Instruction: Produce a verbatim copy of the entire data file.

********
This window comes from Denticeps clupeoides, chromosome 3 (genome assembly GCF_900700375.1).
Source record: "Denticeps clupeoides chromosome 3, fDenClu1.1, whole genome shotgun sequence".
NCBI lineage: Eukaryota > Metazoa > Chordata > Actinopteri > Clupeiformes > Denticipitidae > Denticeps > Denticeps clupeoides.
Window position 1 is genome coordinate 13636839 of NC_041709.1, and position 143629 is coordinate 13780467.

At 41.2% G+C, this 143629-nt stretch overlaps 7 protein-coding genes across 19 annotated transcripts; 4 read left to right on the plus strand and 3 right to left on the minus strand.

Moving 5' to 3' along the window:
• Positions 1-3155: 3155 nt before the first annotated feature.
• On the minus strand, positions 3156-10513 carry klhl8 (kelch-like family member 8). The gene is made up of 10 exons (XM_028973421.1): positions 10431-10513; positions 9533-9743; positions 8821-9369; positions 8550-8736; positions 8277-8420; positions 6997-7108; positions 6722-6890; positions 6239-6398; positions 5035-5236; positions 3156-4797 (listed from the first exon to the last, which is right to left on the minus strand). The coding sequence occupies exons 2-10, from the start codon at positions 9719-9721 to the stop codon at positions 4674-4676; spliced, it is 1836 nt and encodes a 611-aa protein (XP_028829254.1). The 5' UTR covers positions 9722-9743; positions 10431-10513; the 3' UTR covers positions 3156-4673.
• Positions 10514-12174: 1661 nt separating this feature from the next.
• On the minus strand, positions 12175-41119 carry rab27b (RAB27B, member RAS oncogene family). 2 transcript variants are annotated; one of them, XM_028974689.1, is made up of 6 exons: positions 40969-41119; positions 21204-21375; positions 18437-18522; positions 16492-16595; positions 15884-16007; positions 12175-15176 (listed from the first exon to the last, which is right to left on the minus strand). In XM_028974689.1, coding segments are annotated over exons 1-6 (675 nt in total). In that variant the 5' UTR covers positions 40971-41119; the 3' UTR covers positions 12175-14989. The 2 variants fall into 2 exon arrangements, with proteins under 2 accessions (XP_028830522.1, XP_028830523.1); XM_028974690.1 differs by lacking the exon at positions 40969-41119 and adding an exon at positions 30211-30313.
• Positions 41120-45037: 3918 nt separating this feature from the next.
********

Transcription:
This window comes from Denticeps clupeoides, chromosome 3 (genome assembly GCF_900700375.1).
Source record: "Denticeps clupeoides chromosome 3, fDenClu1.1, whole genome shotgun sequence".
NCBI lineage: Eukaryota > Metazoa > Chordata > Actinopteri > Clupeiformes > Denticipitidae > Denticeps > Denticeps clupeoides.
Window position 1 is genome coordinate 13636839 of NC_041709.1, and position 143629 is coordinate 13780467.

At 41.2% G+C, this 143629-nt stretch overlaps 7 protein-coding genes across 19 annotated transcripts; 4 read left to right on the plus strand and 3 right to left on the minus strand.

Moving 5' to 3' along the window:
• Positions 1-3155: 3155 nt before the first annotated feature.
• On the minus strand, positions 3156-10513 carry klhl8 (kelch-like family member 8). The gene is made up of 10 exons (XM_028973421.1): positions 10431-10513; positions 9533-9743; positions 8821-9369; positions 8550-8736; positions 8277-8420; positions 6997-7108; positions 6722-6890; positions 6239-6398; positions 5035-5236; positions 3156-4797 (listed from the first exon to the last, which is right to left on the minus strand). The coding sequence occupies exons 2-10, from the start codon at positions 9719-9721 to the stop codon at positions 4674-4676; spliced, it is 1836 nt and encodes a 611-aa protein (XP_028829254.1). The 5' UTR covers positions 9722-9743; positions 10431-10513; the 3' UTR covers positions 3156-4673.
• Positions 10514-12174: 1661 nt separating this feature from the next.
• On the minus strand, positions 12175-41119 carry rab27b (RAB27B, member RAS oncogene family). 2 transcript variants are annotated; one of them, XM_028974689.1, is made up of 6 exons: positions 40969-41119; positions 21204-21375; positions 18437-18522; positions 16492-16595; positions 15884-16007; positions 12175-15176 (listed from the first exon to the last, which is right to left on the minus strand). In XM_028974689.1, coding segments are annotated over exons 1-6 (675 nt in total). In that variant the 5' UTR covers positions 40971-41119; the 3' UTR covers positions 12175-14989. The 2 variants fall into 2 exon arrangements, with proteins under 2 accessions (XP_028830522.1, XP_028830523.1); XM_028974690.1 differs by lacking the exon at positions 40969-41119 and adding an exon at positions 30211-30313.
• Positions 41120-45037: 3918 nt separating this feature from the next.